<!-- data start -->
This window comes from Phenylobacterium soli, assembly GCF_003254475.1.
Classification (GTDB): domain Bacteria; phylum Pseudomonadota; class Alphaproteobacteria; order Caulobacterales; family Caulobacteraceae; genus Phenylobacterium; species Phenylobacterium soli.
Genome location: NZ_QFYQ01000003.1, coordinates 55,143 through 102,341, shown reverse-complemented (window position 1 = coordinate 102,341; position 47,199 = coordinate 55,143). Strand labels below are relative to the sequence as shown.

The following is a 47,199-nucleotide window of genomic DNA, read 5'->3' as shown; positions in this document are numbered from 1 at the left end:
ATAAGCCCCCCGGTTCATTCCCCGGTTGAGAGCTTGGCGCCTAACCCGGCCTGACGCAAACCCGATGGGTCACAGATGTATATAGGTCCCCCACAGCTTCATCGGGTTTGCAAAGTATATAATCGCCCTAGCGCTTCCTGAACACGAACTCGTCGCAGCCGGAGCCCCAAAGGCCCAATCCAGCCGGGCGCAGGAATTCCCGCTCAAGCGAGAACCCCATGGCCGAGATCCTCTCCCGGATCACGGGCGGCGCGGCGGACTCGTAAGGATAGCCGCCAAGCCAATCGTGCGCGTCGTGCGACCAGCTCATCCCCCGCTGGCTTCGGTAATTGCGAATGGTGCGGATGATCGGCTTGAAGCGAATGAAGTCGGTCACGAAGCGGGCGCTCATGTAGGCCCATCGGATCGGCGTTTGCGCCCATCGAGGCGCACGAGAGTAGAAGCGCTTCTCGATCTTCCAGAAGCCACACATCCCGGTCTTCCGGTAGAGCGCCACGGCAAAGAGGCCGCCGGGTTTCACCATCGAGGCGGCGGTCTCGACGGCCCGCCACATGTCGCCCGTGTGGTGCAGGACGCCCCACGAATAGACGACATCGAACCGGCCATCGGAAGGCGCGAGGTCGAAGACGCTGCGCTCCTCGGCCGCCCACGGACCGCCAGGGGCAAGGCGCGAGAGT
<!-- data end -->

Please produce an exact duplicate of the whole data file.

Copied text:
This window comes from Phenylobacterium soli, assembly GCF_003254475.1.
Classification (GTDB): domain Bacteria; phylum Pseudomonadota; class Alphaproteobacteria; order Caulobacterales; family Caulobacteraceae; genus Phenylobacterium; species Phenylobacterium soli.
Genome location: NZ_QFYQ01000003.1, coordinates 55,143 through 102,341, shown reverse-complemented (window position 1 = coordinate 102,341; position 47,199 = coordinate 55,143). Strand labels below are relative to the sequence as shown.

The following is a 47,199-nucleotide window of genomic DNA, read 5'->3' as shown; positions in this document are numbered from 1 at the left end:
ATAAGCCCCCCGGTTCATTCCCCGGTTGAGAGCTTGGCGCCTAACCCGGCCTGACGCAAACCCGATGGGTCACAGATGTATATAGGTCCCCCACAGCTTCATCGGGTTTGCAAAGTATATAATCGCCCTAGCGCTTCCTGAACACGAACTCGTCGCAGCCGGAGCCCCAAAGGCCCAATCCAGCCGGGCGCAGGAATTCCCGCTCAAGCGAGAACCCCATGGCCGAGATCCTCTCCCGGATCACGGGCGGCGCGGCGGACTCGTAAGGATAGCCGCCAAGCCAATCGTGCGCGTCGTGCGACCAGCTCATCCCCCGCTGGCTTCGGTAATTGCGAATGGTGCGGATGATCGGCTTGAAGCGAATGAAGTCGGTCACGAAGCGGGCGCTCATGTAGGCCCATCGGATCGGCGTTTGCGCCCATCGAGGCGCACGAGAGTAGAAGCGCTTCTCGATCTTCCAGAAGCCACACATCCCGGTCTTCCGGTAGAGCGCCACGGCAAAGAGGCCGCCGGGTTTCACCATCGAGGCGGCGGTCTCGACGGCCCGCCACATGTCGCCCGTGTGGTGCAGGACGCCCCACGAATAGACGACATCGAACCGGCCATCGGAAGGCGCGAGGTCGAAGACGCTGCGCTCCTCGGCCGCCCACGGACCGCCAGGGGCAAGGCGCGAGAGT